A. After I have thoroughly shaken and turned the mattress, I replace the bed, laying it square with the bedstead, smooth and even, but not flattened; then put on the under blanket, and over that the under sheet, straight and smooth; tucking the sheet well under the bed on the upper mattress.

Q. What next?
A. Then I shake up the bolster and pillows, and lay them straight in their places at the head of the bed; after which I put on the upper sheet, with the wrong side uppermost, leaving enough at the feet to tuck in firmly, and sufficient at the head to turn down. Next, I place the blankets—one, two, or more, according to the time of the year, or the wish of the occupant of the bed—and when I have put the last blanket on, I tuck in the whole together, firmly, with the upper sheet, and, according to their length, fold them over in one or more folds.

Q. What more have you to do?
A. I next put on the counterpane or quilt. I do not tuck that in, but leave it to hang equally low at each side, and at the foot of the bed.

Q. What is your rule for placing the counterpane properly?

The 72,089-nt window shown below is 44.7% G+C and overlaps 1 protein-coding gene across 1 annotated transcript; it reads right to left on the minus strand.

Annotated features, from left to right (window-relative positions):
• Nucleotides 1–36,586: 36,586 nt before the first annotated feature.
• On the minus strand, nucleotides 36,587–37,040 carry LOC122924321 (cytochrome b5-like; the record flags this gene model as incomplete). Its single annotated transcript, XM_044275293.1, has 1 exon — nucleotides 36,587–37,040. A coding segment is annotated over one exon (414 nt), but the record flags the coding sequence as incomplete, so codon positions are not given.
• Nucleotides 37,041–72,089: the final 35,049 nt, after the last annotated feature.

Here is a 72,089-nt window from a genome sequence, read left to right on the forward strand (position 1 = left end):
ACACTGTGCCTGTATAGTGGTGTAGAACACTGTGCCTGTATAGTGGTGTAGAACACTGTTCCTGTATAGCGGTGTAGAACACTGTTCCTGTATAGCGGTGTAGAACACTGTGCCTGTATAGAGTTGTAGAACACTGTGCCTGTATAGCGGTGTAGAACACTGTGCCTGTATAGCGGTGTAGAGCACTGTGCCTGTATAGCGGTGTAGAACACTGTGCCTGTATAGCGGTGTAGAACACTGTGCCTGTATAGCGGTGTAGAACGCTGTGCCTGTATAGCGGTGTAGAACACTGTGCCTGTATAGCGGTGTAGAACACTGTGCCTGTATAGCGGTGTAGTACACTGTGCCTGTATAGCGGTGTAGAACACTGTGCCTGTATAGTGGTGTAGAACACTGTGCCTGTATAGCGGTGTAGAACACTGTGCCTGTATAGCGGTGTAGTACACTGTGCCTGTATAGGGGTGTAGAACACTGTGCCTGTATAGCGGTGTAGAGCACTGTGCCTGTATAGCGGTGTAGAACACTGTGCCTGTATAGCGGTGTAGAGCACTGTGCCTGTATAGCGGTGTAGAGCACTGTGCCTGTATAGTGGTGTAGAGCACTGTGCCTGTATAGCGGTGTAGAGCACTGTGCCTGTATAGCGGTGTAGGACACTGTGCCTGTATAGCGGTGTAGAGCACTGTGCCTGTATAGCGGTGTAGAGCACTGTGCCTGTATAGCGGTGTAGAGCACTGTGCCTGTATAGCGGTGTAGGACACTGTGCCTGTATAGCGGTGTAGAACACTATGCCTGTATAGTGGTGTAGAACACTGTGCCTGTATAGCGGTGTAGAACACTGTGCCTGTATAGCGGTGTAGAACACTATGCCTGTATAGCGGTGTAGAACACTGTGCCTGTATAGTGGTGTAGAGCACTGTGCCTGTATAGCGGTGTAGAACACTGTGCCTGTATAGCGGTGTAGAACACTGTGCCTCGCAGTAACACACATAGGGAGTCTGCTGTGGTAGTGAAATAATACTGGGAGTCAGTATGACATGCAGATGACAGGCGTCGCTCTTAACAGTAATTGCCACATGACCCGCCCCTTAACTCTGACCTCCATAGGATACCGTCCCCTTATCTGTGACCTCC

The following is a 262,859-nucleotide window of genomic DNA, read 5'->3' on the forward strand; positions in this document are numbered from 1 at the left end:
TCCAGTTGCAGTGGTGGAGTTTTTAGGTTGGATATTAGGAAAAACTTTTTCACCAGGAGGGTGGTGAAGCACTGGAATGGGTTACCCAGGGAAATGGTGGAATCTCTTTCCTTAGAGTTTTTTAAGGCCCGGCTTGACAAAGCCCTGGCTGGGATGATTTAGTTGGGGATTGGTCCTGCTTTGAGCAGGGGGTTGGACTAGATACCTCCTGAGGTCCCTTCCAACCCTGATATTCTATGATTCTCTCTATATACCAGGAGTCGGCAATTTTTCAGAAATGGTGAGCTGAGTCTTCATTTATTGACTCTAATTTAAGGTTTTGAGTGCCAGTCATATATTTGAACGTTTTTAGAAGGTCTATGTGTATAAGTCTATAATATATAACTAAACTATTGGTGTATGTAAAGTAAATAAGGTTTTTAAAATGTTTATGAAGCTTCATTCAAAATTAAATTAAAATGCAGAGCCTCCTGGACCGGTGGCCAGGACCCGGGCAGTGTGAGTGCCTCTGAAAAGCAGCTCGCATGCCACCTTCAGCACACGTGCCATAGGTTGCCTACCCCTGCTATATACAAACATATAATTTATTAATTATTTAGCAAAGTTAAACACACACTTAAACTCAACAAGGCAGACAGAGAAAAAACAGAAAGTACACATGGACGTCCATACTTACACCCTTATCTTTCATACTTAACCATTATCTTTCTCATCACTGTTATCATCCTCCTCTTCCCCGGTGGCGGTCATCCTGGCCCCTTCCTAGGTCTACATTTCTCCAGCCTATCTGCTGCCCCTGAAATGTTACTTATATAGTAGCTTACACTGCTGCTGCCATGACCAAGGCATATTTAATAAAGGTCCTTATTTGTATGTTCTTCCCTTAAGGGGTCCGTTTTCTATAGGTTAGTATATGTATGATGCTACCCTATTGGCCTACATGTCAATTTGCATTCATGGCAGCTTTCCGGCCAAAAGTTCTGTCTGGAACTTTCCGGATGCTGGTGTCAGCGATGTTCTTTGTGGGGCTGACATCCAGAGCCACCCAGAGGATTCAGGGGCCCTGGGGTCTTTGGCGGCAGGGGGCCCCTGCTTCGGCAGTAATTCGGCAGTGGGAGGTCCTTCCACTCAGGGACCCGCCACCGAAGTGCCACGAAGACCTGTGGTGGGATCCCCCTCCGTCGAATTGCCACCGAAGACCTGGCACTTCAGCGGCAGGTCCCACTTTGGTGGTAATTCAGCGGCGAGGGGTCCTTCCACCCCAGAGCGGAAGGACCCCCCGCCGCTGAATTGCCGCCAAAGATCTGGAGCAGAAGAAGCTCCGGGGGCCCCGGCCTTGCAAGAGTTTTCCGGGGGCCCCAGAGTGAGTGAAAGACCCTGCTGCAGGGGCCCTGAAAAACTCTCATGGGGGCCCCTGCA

A. There is generally a flower, or some other conspicuous figure, in the centre of the counterpane; and when I have got that at an equal distance, on the top of the bed, from the head, foot, and sides, I know that it will fall and hang properly.

Q. Well?
A. Then I draw my hand across the counterpane, along the lower edge of the pillows, so that their form may be seen beneath.

Q. What is your rule for laying the sheets properly, so that you may not turn them head to feet, or the inside outwards?
A. When I put on clean sheets, I always put the mark of the under sheet at the right-hand corner, at the foot of the bed; and the mark of the upper sheet, also at the foot of the bed, but at the left-hand corner; by which means the sheets are always kept in their proper places.